Yemen army captures Houthi leader, 8 Hezbollah members in Saada

A Yemeni fighter from the Amalqa Brigades stands pointing a Kalashnikov assault rifle towards a crossed-out plastered poster of the Houthi leader Abdulmalik al-Houthi. (File photo: AFP)
Updated 25 June 2018

Yemen army captures Houthi leader, 8 Hezbollah members in Saada

  • Forces carried out an operation that captured the leader of the militia along with eight military experts from Hezbollah
  • The commander of the third brigade said the battles lasted a week in Mount al-Ruqi and surrounding areas

RIYADH: The Saudi-led coalition battling rebels in Yemen on Monday said its forces killed eight members of Lebanon’s militant group Hezbollah in an air strike in northern Yemen, near the Saudi border.
“The coalition killed 41 terrorist elements in Maran and destroyed their vehicles and equipment. Among the dead were eight members of Lebanese Hezbollah, including a commander,” coalition spokesman Col. Turki Al-Maliki said in a statement, without offering details on how the fighters were killed.
Maran is in Saada province, a stronghold of Yemen’s Houthi rebels who are backed by Iran.
It was the first official announcement by the coalition of Lebanese Hezbollah fighters being killed in Yemen although Al-Maliki told AFP it was “not the first time.”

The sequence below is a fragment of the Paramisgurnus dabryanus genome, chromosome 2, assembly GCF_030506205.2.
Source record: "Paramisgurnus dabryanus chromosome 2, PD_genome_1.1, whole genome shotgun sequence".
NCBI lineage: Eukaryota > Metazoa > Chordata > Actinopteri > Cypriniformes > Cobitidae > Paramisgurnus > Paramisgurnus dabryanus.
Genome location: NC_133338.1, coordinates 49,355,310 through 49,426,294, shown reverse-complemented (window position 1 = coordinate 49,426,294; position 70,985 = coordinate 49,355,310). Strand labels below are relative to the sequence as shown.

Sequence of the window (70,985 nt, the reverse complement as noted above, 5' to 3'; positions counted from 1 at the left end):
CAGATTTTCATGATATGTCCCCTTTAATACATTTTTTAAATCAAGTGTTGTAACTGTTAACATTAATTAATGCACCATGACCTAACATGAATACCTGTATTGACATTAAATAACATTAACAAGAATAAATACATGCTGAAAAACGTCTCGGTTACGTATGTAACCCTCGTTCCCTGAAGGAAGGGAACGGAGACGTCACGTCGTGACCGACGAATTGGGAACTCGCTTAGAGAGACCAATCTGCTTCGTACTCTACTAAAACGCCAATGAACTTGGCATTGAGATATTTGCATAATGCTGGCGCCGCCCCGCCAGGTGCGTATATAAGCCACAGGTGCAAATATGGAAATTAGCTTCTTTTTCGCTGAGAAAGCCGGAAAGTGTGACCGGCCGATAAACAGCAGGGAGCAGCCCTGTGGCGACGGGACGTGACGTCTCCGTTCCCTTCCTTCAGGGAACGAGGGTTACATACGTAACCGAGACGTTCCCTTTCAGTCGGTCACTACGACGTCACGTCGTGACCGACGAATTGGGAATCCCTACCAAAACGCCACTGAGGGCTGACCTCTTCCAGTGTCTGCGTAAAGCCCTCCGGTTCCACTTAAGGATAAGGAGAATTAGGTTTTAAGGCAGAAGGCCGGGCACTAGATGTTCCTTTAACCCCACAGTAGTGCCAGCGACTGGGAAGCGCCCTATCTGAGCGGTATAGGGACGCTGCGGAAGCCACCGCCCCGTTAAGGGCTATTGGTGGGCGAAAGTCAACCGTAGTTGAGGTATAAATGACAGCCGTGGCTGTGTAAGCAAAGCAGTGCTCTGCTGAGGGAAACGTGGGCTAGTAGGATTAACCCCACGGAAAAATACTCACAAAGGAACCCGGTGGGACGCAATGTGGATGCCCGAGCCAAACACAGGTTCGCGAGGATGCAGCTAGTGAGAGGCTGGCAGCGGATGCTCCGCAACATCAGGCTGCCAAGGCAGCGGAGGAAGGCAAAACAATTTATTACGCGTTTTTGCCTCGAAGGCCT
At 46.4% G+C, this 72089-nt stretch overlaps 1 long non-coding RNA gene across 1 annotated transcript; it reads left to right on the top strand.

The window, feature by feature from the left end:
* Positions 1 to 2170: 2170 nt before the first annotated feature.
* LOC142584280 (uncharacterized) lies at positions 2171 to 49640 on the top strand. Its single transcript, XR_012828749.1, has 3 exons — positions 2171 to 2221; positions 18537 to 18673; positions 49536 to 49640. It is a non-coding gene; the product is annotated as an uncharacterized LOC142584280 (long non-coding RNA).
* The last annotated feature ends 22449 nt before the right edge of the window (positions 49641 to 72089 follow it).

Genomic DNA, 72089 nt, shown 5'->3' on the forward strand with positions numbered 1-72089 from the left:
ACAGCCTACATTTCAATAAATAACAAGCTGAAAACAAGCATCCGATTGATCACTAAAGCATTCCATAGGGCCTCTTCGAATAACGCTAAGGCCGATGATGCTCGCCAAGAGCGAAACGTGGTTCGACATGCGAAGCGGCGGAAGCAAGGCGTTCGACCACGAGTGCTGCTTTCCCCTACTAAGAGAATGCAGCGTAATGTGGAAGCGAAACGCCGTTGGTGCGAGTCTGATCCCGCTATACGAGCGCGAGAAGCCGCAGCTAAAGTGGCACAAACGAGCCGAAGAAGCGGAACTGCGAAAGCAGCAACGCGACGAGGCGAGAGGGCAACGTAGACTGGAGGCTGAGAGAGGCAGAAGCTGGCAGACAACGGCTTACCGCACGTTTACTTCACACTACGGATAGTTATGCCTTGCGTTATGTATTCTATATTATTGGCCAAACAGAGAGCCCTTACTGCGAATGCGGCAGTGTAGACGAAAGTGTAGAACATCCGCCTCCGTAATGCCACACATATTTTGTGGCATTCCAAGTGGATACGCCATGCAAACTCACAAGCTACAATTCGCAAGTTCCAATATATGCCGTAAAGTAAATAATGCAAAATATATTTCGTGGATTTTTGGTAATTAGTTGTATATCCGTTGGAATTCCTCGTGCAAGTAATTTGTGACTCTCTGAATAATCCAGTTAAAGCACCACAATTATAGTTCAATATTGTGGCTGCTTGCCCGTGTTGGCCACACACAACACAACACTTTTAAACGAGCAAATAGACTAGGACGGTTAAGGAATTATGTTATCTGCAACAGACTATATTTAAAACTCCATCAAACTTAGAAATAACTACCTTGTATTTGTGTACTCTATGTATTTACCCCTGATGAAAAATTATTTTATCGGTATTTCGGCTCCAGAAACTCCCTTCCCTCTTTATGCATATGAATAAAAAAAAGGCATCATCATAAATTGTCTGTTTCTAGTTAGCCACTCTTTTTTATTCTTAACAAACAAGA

Hezbollah did not immediately respond to AFP’s request for comment on the claim.
The coalition has frequently accused Iran of providing weapons to the Houthis, namely ballistic missiles that have targeted the kingdom with increasing frequency.
Iran, also a backer of Hezbollah, has repeatedly denied arming the Houthis.
At press conference in Riyadh, Al-Maliki said the Hezbollah fighters were part of a group heading to the Saudi border when they were spotted by their surveillance network.
“Terrorist members... from Hezbollah and from the Iranian regime are coming to help the rebels launch ballistic missiles and train them in combat,” he said.
“Both Iran and... Hezbollah must stop sending military experts to Yemen.”
In a November interview with CNN, Saudi Foreign Minister Adel Al-Jubeir accused Hezbollah of firing a missile provided by Iran at the kingdom from Yemeni territory. Hezbollah denied that claim.
Monday’s announcement comes as Yemeni pro-government forces are locked in heavy battles with Houthi rebels as they press an offensive backed by Saudi Arabia and the United Arab Emirates to retake the key aid hub of Hodeida.
UN envoy Martin Griffiths, who held talks in the rebel-held capital Sanaa last week to avoid military confrontation in Hodeida, is set to visit the southern port city of Aden on Wednesday for talks with Yemen’s Saudi-backed President Abedrabbo Mansour Hadi.

Meanwhile the commander of the third brigade, Major General Abdul Karim Al-Sudai said the battles lasted a week in Mount al-Ruqi and surrounding areas.

He pointed out that the Arab coalition fighters supported the army during the operations and bombed militia positions.

 


New Daesh leader was informant for US, says counter terrorism report

Updated 18 September 2020

New Daesh leader was informant for US, says counter terrorism report

  • CTC said it is “highly confident” Al-Mawla became the new leader of Daesh after the previous leader, Abu Bakr Al-Baghdadi, was killed

NEW YORK: The man widely believed to be the new leader of Daesh was once an informant for the US, according to a new report from the Combating Terrorism Center (CTC), a research body at the US military academy of West Point in New York.